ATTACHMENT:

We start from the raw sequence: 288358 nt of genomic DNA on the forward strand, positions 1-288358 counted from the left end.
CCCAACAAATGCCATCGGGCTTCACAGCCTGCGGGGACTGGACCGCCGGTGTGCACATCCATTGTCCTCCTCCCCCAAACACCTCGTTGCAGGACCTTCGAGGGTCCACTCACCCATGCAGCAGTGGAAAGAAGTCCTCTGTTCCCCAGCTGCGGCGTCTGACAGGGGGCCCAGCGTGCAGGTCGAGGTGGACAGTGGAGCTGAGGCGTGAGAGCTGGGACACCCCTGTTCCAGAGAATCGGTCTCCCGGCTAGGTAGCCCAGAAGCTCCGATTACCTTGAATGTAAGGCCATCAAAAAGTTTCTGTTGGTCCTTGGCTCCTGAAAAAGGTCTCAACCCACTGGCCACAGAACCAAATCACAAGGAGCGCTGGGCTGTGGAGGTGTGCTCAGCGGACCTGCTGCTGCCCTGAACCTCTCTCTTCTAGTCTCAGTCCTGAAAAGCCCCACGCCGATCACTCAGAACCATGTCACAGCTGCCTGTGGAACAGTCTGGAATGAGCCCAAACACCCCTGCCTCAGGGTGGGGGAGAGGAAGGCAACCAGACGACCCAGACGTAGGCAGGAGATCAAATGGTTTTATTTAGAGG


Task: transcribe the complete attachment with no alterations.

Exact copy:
We start from the raw sequence: 288358 nt of genomic DNA on the forward strand, positions 1-288358 counted from the left end.
CCCAACAAATGCCATCGGGCTTCACAGCCTGCGGGGACTGGACCGCCGGTGTGCACATCCATTGTCCTCCTCCCCCAAACACCTCGTTGCAGGACCTTCGAGGGTCCACTCACCCATGCAGCAGTGGAAAGAAGTCCTCTGTTCCCCAGCTGCGGCGTCTGACAGGGGGCCCAGCGTGCAGGTCGAGGTGGACAGTGGAGCTGAGGCGTGAGAGCTGGGACACCCCTGTTCCAGAGAATCGGTCTCCCGGCTAGGTAGCCCAGAAGCTCCGATTACCTTGAATGTAAGGCCATCAAAAAGTTTCTGTTGGTCCTTGGCTCCTGAAAAAGGTCTCAACCCACTGGCCACAGAACCAAATCACAAGGAGCGCTGGGCTGTGGAGGTGTGCTCAGCGGACCTGCTGCTGCCCTGAACCTCTCTCTTCTAGTCTCAGTCCTGAAAAGCCCCACGCCGATCACTCAGAACCATGTCACAGCTGCCTGTGGAACAGTCTGGAATGAGCCCAAACACCCCTGCCTCAGGGTGGGGGAGAGGAAGGCAACCAGACGACCCAGACGTAGGCAGGAGATCAAATGGTTTTATTTAGAGG